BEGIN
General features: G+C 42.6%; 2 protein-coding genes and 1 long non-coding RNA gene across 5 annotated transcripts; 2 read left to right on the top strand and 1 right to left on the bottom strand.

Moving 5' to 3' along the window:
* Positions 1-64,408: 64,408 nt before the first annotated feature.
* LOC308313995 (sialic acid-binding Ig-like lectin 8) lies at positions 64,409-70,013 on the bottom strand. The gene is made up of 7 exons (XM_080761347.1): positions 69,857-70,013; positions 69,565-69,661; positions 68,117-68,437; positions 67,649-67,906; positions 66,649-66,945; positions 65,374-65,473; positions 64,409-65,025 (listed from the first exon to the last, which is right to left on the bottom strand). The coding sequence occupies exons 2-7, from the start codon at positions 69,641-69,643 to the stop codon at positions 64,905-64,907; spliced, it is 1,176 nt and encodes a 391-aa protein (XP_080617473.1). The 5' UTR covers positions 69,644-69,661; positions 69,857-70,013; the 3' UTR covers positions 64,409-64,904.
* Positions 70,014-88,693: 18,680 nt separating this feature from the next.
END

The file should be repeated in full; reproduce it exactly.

General features: G+C 42.6%; 2 protein-coding genes and 1 long non-coding RNA gene across 5 annotated transcripts; 2 read left to right on the top strand and 1 right to left on the bottom strand.

Moving 5' to 3' along the window:
* Positions 1-64,408: 64,408 nt before the first annotated feature.
* LOC308313995 (sialic acid-binding Ig-like lectin 8) lies at positions 64,409-70,013 on the bottom strand. The gene is made up of 7 exons (XM_080761347.1): positions 69,857-70,013; positions 69,565-69,661; positions 68,117-68,437; positions 67,649-67,906; positions 66,649-66,945; positions 65,374-65,473; positions 64,409-65,025 (listed from the first exon to the last, which is right to left on the bottom strand). The coding sequence occupies exons 2-7, from the start codon at positions 69,641-69,643 to the stop codon at positions 64,905-64,907; spliced, it is 1,176 nt and encodes a 391-aa protein (XP_080617473.1). The 5' UTR covers positions 69,644-69,661; positions 69,857-70,013; the 3' UTR covers positions 64,409-64,904.
* Positions 70,014-88,693: 18,680 nt separating this feature from the next.